Google Inc. v. U.S. 0

Google Inc. won a temporary court order halting the award of a $49.3 million contract favoring Microsoft Corp. for an e-mail system serving the U.S. Interior Department.

A federal judge in Washington stopped the U.S. from proceeding with a Microsoft system for the department’s 88,000 employees in an order unsealed yesterday. U.S. Court of Federal Claims Judge Susan Braden the cited deficiencies in the procurement process in her order freezing award of the contract.

Google, based in Mountain View, California, and Onix Networking Corp., a licensed Google seller, sued the Interior Department in October, claiming the department didn’t provide a “full and open” competition for the contract.

“Without a preliminary injunction, the award will put into motion the final migration of Interior’s e-mail system, achieve ’organizational lock-in’ for Microsoft, and cost Google the opportunity to compete,” the judge wrote in a 27-page decision.

Braden said she was informed that the department intended to award the contract on Jan. 25.

In its Oct. 29 complaint, Google said the bid request put out by Interior “specified that only the Microsoft Business Productivity Online Suite-Federal could be proposed,” making it impossible for the company to compete for the work.

“As a proponent of open competition on the Internet and in the technology sector in general, we’re pleased with the court’s decision,” Google said in an e-mailed statement.

Jack Evans, a spokesman for Redmond, Washington-based Microsoft, didn’t immediately respond to requests for comment on the decision. The U.S. Justice Department also didn’t respond immediately to an e-mail seeking comment.

The case is Google Inc. v. U.S., 10-743, U.S. Court of Federal Claims (Washington).

Yahoo Bing Merger Official 1

Yahoo and Bing have finally merged their organic searches and pay per click campaigns.

Yahoo! says it has finally integrated its search function with Microsoft’s Bing, part of the deal that the two companies set over a year ago. The two search engines will essentially become one. That will make it more likely that the combined entity can challenge Google and save Yahoo! R&D money.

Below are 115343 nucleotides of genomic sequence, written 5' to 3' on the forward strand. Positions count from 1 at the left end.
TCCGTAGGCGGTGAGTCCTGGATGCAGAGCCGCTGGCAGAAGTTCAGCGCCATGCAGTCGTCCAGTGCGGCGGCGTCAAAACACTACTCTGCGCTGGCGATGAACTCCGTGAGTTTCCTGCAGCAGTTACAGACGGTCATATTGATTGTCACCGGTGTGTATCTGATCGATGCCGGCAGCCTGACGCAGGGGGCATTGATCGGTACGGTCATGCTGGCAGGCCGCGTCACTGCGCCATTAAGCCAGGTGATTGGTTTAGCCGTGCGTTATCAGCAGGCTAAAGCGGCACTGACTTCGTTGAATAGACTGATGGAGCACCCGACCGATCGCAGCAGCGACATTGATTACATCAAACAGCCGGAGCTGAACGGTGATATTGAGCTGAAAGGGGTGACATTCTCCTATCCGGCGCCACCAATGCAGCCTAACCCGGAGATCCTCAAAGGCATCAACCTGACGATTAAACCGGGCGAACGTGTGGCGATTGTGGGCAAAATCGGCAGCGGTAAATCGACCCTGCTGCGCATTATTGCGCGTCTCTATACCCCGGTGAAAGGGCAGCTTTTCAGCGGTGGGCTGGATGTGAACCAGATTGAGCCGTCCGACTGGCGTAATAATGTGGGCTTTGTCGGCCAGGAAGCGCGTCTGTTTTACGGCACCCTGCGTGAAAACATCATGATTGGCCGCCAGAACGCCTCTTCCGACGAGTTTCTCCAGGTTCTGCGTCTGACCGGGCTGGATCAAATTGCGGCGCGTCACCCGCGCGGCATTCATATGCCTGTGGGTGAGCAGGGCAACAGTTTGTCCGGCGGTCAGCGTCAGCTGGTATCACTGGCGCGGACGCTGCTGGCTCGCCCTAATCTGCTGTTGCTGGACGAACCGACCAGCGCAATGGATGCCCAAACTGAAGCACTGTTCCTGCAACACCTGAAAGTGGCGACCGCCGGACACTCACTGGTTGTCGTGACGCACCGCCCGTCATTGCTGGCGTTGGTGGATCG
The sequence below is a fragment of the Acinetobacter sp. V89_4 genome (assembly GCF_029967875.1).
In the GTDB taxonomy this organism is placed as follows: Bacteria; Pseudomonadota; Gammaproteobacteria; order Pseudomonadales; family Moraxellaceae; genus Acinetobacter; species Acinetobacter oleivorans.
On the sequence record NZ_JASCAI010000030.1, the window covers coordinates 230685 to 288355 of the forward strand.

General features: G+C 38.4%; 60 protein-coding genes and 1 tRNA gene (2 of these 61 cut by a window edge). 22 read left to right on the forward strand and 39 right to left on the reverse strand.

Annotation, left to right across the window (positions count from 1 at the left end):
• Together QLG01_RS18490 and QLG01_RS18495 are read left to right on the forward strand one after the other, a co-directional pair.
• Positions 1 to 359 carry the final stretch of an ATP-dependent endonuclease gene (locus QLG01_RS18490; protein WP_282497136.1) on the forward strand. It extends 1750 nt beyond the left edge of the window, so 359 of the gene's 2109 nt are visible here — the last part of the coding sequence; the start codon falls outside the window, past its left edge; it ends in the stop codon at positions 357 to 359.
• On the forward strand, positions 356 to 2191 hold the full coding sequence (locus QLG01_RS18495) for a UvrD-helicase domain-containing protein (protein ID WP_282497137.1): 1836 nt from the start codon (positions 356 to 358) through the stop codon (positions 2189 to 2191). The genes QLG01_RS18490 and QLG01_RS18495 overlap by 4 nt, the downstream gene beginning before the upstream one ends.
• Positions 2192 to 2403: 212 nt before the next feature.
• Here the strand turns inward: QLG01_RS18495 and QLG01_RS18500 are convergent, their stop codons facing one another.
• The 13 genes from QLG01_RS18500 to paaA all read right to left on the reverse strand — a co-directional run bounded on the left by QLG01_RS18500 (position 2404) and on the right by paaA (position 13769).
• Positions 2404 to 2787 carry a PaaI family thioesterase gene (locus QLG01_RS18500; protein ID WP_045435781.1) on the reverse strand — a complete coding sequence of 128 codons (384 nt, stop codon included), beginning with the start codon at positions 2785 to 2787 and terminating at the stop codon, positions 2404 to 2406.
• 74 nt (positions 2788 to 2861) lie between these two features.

In July 2009, Yahoo and Microsoft signed a 10-year deal that calls for Microsoft to provide the back-end technology powering search on Yahoo’s websites, in a bid to create a strong Number 2 search entity to compete with Google.

Shashi Seth Senior Vice President of Yahoo! Search Products wrote that “I am proud to announce that the transition of organic search between Yahoo! and Microsoft is complete.” In turn, Microsoft’s Satya Nadella – Senior Vice President, Online Services Division said “Bing is powering Yahoo!’s search results in the US and Canada (English only for now, the other languages will come in the weeks and months ahead).”

The combination of the search ad platforms of the two companies has officially taken place and users are now seeing a message in their Yahoo and Microsoft AdCenter accounts.

Wall St. does not seem to think much of the deal, which seemed promising when it was first announced. Yahoo!’s revenue has stalled. The firm has been able to cut some costs because of the arrangement, but those benefits are now priced into the company’s stock which has fallen about 15% this year. There has been speculation that CEO Carol Bartz may be in trouble, but that is highly unlikely. Yahoo!’s board members have to ask whether any other leader could have done better given the nature of the firm’s business. The answer is probably not.

Since the partnership was signed, Google has gotten more powerful, not just in the US but also overseas. Google’s search share in America is between 65% and 70%. It holds similar market share in most countries in Europe. Google is a distant second in market share in China to Baidu, but it did not leave the market as some assumed it would after a dust up with the Chinese government earlier this year. Google may not have the market share it would like to, but Microsoft and Yahoo! have nearly none in the world’s largest internet market. Google has also set a deal with the owner of Yahoo! Japan which will extend its reach in that Asian nation.

And, two other huge markets–India and Russia–have search markets that are dominated by local products. In Russia that company is Yandex, and in India it is Rediff.

Bing is not only in a difficult position in the US. It is also flanked in most large countries around the world.

Google Offers Phone Service via Gmail 3

Google Offers Phone Service via Gmail to compete directly with Skype

The service allows users to make calls to landlines and mobiles from inside their Gmail account.

Phoning anywhere in the US and Canada will be free until the end of the year, while calls to the
UK, France, China and Germany will cost 2 cents a minute.

Until now Google offered computer-to-computer voice and video chat services.

“This is a real big deal because now hundreds of millions of Gmail users can make phone calls right from their Gmail page,” Craig Walker, product manager for real-time communications told BBC News.

“They don’t need to download an additional application or anything to start making really high-quality low-cost calls. For the user it means much more efficient and low-cost communications.”
The product will initially be rolled out in the US; the firm said however, for a brief time, international users were also able to use the feature because of an error.

“Unintentionally we briefly made the service available to non-US English users,” a spokesperson said. “We do hope to bring it to our international users soon.”